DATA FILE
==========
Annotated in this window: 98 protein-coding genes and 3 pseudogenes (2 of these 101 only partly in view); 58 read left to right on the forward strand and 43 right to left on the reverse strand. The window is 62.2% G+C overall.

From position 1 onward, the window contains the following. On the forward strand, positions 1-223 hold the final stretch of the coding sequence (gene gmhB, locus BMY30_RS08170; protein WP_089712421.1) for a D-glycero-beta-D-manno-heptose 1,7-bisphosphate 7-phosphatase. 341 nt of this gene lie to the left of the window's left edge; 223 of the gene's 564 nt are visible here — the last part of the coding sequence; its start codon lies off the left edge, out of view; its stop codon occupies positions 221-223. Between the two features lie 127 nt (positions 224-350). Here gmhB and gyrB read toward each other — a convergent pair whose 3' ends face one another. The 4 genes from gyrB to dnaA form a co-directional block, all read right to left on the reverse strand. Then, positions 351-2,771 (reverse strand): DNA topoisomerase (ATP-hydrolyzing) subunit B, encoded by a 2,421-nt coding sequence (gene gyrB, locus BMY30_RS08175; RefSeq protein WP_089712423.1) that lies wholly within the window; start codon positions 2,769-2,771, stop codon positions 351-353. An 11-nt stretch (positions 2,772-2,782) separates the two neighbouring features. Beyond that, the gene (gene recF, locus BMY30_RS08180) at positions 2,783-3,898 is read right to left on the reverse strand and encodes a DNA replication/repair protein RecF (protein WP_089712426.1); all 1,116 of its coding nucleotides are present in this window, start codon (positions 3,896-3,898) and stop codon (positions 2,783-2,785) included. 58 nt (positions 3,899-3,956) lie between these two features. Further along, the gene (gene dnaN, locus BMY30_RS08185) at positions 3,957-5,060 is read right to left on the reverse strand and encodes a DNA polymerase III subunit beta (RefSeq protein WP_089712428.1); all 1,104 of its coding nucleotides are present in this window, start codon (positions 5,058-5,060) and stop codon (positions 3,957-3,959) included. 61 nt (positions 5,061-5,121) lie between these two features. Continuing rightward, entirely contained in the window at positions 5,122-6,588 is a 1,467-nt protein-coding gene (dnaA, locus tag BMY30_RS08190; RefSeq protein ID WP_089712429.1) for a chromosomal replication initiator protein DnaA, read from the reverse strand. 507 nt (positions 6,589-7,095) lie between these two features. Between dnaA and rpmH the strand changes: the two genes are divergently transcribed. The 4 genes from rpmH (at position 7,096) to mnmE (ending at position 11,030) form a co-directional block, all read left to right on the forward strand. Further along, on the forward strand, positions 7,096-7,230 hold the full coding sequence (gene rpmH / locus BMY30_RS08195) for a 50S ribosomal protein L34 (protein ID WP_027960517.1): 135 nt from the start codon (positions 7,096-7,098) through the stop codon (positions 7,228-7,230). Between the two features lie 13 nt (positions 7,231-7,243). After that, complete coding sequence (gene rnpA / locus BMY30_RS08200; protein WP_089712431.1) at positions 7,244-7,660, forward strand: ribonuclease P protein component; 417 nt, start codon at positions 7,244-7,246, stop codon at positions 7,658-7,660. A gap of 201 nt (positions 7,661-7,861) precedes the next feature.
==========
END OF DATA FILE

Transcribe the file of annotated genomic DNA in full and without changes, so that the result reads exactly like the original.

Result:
Annotated in this window: 98 protein-coding genes and 3 pseudogenes (2 of these 101 only partly in view); 58 read left to right on the forward strand and 43 right to left on the reverse strand. The window is 62.2% G+C overall.

From position 1 onward, the window contains the following. On the forward strand, positions 1-223 hold the final stretch of the coding sequence (gene gmhB, locus BMY30_RS08170; protein WP_089712421.1) for a D-glycero-beta-D-manno-heptose 1,7-bisphosphate 7-phosphatase. 341 nt of this gene lie to the left of the window's left edge; 223 of the gene's 564 nt are visible here — the last part of the coding sequence; its start codon lies off the left edge, out of view; its stop codon occupies positions 221-223. Between the two features lie 127 nt (positions 224-350). Here gmhB and gyrB read toward each other — a convergent pair whose 3' ends face one another. The 4 genes from gyrB to dnaA form a co-directional block, all read right to left on the reverse strand. Then, positions 351-2,771 (reverse strand): DNA topoisomerase (ATP-hydrolyzing) subunit B, encoded by a 2,421-nt coding sequence (gene gyrB, locus BMY30_RS08175; RefSeq protein WP_089712423.1) that lies wholly within the window; start codon positions 2,769-2,771, stop codon positions 351-353. An 11-nt stretch (positions 2,772-2,782) separates the two neighbouring features. Beyond that, the gene (gene recF, locus BMY30_RS08180) at positions 2,783-3,898 is read right to left on the reverse strand and encodes a DNA replication/repair protein RecF (protein WP_089712426.1); all 1,116 of its coding nucleotides are present in this window, start codon (positions 3,896-3,898) and stop codon (positions 2,783-2,785) included. 58 nt (positions 3,899-3,956) lie between these two features. Further along, the gene (gene dnaN, locus BMY30_RS08185) at positions 3,957-5,060 is read right to left on the reverse strand and encodes a DNA polymerase III subunit beta (RefSeq protein WP_089712428.1); all 1,104 of its coding nucleotides are present in this window, start codon (positions 5,058-5,060) and stop codon (positions 3,957-3,959) included. 61 nt (positions 5,061-5,121) lie between these two features. Continuing rightward, entirely contained in the window at positions 5,122-6,588 is a 1,467-nt protein-coding gene (dnaA, locus tag BMY30_RS08190; RefSeq protein ID WP_089712429.1) for a chromosomal replication initiator protein DnaA, read from the reverse strand. 507 nt (positions 6,589-7,095) lie between these two features. Between dnaA and rpmH the strand changes: the two genes are divergently transcribed. The 4 genes from rpmH (at position 7,096) to mnmE (ending at position 11,030) form a co-directional block, all read left to right on the forward strand. Further along, on the forward strand, positions 7,096-7,230 hold the full coding sequence (gene rpmH / locus BMY30_RS08195) for a 50S ribosomal protein L34 (protein ID WP_027960517.1): 135 nt from the start codon (positions 7,096-7,098) through the stop codon (positions 7,228-7,230). Between the two features lie 13 nt (positions 7,231-7,243). After that, complete coding sequence (gene rnpA / locus BMY30_RS08200; protein WP_089712431.1) at positions 7,244-7,660, forward strand: ribonuclease P protein component; 417 nt, start codon at positions 7,244-7,246, stop codon at positions 7,658-7,660. A gap of 201 nt (positions 7,661-7,861) precedes the next feature.